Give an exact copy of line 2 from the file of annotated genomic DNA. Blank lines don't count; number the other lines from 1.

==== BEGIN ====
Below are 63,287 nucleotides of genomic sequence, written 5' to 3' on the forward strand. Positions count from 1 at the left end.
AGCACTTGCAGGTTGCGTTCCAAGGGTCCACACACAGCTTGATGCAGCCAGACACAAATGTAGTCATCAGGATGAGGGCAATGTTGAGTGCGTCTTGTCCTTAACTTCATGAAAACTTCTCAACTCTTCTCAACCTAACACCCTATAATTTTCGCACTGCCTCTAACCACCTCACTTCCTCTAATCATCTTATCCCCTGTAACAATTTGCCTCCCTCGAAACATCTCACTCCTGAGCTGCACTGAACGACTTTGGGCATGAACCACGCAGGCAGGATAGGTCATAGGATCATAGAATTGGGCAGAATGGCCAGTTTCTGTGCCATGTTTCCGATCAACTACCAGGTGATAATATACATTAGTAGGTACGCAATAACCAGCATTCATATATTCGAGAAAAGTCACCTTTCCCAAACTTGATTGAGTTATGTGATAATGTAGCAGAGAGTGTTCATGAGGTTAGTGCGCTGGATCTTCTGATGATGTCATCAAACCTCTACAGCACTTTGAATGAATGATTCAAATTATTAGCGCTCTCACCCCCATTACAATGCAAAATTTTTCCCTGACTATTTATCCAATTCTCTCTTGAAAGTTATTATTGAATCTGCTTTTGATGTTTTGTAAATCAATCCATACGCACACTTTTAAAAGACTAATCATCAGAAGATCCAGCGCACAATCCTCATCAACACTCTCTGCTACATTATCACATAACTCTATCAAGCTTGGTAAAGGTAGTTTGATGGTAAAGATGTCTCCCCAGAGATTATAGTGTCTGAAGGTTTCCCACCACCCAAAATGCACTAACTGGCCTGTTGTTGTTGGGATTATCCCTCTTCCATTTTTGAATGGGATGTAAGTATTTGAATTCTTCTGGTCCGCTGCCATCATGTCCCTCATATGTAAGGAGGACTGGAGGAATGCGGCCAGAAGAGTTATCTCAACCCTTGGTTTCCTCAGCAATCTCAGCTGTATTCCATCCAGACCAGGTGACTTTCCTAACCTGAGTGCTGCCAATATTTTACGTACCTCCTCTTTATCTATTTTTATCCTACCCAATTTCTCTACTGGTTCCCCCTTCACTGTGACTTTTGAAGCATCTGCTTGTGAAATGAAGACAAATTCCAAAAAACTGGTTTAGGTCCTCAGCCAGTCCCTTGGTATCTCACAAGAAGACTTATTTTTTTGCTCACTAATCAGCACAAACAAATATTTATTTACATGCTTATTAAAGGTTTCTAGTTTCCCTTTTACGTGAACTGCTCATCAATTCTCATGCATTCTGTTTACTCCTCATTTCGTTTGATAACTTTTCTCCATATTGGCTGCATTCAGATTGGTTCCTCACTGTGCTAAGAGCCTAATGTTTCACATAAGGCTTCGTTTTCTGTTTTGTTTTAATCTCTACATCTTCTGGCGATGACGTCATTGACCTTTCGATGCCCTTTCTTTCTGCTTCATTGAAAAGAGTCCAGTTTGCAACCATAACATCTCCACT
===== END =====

AGCACTTGCAGGTTGCGTTCCAAGGGTCCACACACAGCTTGATGCAGCCAGACACAAATGTAGTCATCAGGATGAGGGCAATGTTGAGTGCGTCTTGTCCTTAACTTCATGAAAACTTCTCAACTCTTCTCAACCTAACACCCTATAATTTTCGCACTGCCTCTAACCACCTCACTTCCTCTAATCATCTTATCCCCTGTAACAATTTGCCTCCCTCGAAACATCTCACTCCTGAGCTGCACTGAACGACTTTGGGCATGAACCACGCAGGCAGGATAGGTCATAGGATCATAGAATTGGGCAGAATGGCCAGTTTCTGTGCCATGTTTCCGATCAACTACCAGGTGATAATATACATTAGTAGGTACGCAATAACCAGCATTCATATATTCGAGAAAAGTCACCTTTCCCAAACTTGATTGAGTTATGTGATAATGTAGCAGAGAGTGTTCATGAGGTTAGTGCGCTGGATCTTCTGATGATGTCATCAAACCTCTACAGCACTTTGAATGAATGATTCAAATTATTAGCGCTCTCACCCCCATTACAATGCAAAATTTTTCCCTGACTATTTATCCAATTCTCTCTTGAAAGTTATTATTGAATCTGCTTTTGATGTTTTGTAAATCAATCCATACGCACACTTTTAAAAGACTAATCATCAGAAGATCCAGCGCACAATCCTCATCAACACTCTCTGCTACATTATCACATAACTCTATCAAGCTTGGTAAAGGTAGTTTGATGGTAAAGATGTCTCCCCAGAGATTATAGTGTCTGAAGGTTTCCCACCACCCAAAATGCACTAACTGGCCTGTTGTTGTTGGGATTATCCCTCTTCCATTTTTGAATGGGATGTAAGTATTTGAATTCTTCTGGTCCGCTGCCATCATGTCCCTCATATGTAAGGAGGACTGGAGGAATGCGGCCAGAAGAGTTATCTCAACCCTTGGTTTCCTCAGCAATCTCAGCTGTATTCCATCCAGACCAGGTGACTTTCCTAACCTGAGTGCTGCCAATATTTTACGTACCTCCTCTTTATCTATTTTTATCCTACCCAATTTCTCTACTGGTTCCCCCTTCACTGTGACTTTTGAAGCATCTGCTTGTGAAATGAAGACAAATTCCAAAAAACTGGTTTAGGTCCTCAGCCAGTCCCTTGGTATCTCACAAGAAGACTTATTTTTTTGCTCACTAATCAGCACAAACAAATATTTATTTACATGCTTATTAAAGGTTTCTAGTTTCCCTTTTACGTGAACTGCTCATCAATTCTCATGCATTCTGTTTACTCCTCATTTCGTTTGATAACTTTTCTCCATATTGGCTGCATTCAGATTGGTTCCTCACTGTGCTAAGAGCCTAATGTTTCACATAAGGCTTCGTTTTCTGTTTTGTTTTAATCTCTACATCTTCTGGCGATGACGTCATTGACCTTTCGATGCCCTTTCTTTCTGCTTCATTGAAAAGAGTCCAGTTTGCAACCATAACATCTCCACT